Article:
The ability to continually evolve and optimise the digital system to the point where the best product is produced at the lowest cost, should undoubtedly benefit both the consumer and the manufacturer. Industry 4.0 is based upon this philosophy. Its goal is to build a digital or connected system that communicates, automates the manufacturing process, reports failures, reports interesting metrics for improvement and deploys human or machine fixes.
Current State of Play
The development of methods, technologies and machinery for Industry 4.0 is still in its infancy as the cost of change is a barrier to widespread adoption across the manufacturing sector.
While a small number of manufacturers are working towards a fully integrated environment, the majority of those interested in such technologies are retrofitting Industry 4.0 solutions into their existing facilities to optimise their processes. Although these are small steps, they demonstrate progression towards the end goal and vision of achieving an automated environment and evidence of the utilisation and belief of Industry 4.0
A challenge for Industry 4.0 is to, effectively, get disparate pieces of machinery and processes to interoperate with one another using a common language. The development of such a solution requires a standard. In line with its vision to transform American manufacturing and usher in the digital revolution within the US, the Digital Manufacturing and Design Innovation Institute (DMDI) has created such a standard. The industry step change required to address adoption is the consideration that one size does not fit all within the manufacturing space, but rather a combination of standards for different levels, architectures and systems would significantly aid Industry 4.0 development.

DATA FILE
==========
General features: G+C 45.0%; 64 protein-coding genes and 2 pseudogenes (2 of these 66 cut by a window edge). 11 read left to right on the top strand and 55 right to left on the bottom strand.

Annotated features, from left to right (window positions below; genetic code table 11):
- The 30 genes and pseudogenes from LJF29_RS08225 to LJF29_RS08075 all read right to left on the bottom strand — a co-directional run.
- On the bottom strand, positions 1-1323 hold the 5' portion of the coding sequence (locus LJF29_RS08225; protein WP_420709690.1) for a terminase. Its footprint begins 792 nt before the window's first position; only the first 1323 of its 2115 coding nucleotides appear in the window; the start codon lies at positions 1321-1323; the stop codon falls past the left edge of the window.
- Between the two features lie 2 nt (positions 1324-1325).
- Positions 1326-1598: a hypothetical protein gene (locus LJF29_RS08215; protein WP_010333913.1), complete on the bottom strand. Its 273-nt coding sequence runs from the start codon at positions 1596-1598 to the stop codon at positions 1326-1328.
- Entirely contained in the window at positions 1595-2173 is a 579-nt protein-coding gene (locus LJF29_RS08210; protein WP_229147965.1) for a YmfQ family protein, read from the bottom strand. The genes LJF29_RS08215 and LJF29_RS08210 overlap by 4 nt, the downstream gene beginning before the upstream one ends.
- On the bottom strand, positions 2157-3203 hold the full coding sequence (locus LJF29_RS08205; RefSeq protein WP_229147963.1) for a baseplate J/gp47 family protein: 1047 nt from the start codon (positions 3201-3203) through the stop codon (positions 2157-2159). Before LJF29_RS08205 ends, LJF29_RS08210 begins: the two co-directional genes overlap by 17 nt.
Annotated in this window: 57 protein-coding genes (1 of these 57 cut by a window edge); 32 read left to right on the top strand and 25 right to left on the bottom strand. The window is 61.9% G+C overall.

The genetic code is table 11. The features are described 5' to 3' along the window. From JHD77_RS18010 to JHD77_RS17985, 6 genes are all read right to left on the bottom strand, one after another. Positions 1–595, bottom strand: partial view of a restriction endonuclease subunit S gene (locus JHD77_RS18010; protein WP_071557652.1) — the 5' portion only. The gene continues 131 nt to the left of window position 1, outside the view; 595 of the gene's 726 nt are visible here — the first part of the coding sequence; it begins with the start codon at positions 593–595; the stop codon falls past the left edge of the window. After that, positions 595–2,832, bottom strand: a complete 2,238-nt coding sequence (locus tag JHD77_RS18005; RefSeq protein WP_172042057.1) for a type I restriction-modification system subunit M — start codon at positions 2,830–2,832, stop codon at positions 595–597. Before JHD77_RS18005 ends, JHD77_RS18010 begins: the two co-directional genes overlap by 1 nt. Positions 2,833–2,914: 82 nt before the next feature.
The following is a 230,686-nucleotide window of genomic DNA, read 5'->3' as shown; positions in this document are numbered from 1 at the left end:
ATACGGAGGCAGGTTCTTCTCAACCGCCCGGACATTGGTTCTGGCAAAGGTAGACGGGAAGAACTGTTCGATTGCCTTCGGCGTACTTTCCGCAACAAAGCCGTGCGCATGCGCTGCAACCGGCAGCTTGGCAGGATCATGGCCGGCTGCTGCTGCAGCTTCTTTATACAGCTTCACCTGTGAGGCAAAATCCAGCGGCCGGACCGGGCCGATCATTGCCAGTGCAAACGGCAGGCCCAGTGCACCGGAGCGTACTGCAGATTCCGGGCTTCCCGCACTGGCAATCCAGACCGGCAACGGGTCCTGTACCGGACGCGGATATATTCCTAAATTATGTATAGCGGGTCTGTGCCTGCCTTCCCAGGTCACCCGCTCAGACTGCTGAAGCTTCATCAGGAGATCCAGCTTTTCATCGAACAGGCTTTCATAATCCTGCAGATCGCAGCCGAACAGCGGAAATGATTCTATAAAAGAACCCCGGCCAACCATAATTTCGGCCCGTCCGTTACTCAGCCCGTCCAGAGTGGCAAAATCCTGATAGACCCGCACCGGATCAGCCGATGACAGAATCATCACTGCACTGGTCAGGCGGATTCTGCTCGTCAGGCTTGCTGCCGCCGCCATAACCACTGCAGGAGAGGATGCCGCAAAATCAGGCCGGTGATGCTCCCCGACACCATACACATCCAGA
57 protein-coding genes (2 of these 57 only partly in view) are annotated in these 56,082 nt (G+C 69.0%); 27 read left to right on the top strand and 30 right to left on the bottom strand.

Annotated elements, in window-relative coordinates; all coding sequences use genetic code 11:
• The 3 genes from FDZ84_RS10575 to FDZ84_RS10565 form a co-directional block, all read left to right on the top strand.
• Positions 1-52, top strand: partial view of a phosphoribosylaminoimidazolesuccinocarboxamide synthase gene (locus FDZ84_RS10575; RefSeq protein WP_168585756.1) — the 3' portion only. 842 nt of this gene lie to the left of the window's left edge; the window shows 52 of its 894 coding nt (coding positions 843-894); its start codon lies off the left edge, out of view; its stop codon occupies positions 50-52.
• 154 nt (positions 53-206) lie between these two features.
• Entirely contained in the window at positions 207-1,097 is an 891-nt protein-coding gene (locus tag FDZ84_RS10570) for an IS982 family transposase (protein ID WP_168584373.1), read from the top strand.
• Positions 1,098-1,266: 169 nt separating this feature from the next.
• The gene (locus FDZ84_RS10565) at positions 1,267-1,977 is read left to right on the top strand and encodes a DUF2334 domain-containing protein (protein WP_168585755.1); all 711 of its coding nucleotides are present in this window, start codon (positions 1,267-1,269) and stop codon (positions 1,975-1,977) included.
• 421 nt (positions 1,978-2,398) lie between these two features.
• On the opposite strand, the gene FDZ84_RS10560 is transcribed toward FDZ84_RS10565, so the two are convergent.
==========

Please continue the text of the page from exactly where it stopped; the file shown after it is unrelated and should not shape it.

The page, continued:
Despite its holistic nature, the future of Industry 4.0 is not based on a single solution. The range of technologies and methodologies required to deliver a viable industrial solution needs to be demystified and explored without risk and significant investment. One such way of exploring the possibilities of Industry 4.0 is through the use of Modelling and Simulation. By creating a virtual system or digital prototype, manufacturers will have the opportunity to test configurations and visualise potential outcomes and return on investment. Against the backdrop of continuous improvement, these virtual systems could provide support for through life activities, for example to plan maintenance work through testing different configurations which should result in reducing downtime and maximising any activities.
Although only small steps are visible to date within industry, further interest and adoption within the design and manufacturing sector, could be the tipping point for the Fourth Industrial Revolution. There is little doubt that Industry 4.0 is complex, the benefits of digitising design and manufacturing are clear, though the path to achieving the vision propelling Industry 4.0 will be different for every organisation. The Centre for Modelling & Simulation (CFMS) is leading the Future Engineering Systems project, which is a £4.22m consortium that aims to develop and demonstrate a prototype infrastructure to fully integrate engineering data sources within the process lifecycle management (PLM) tool chain. Resulting in the creation of a prototype or connected system at CFMS, this project has the potential to demonstrate the tangible benefits of Industry 4.0.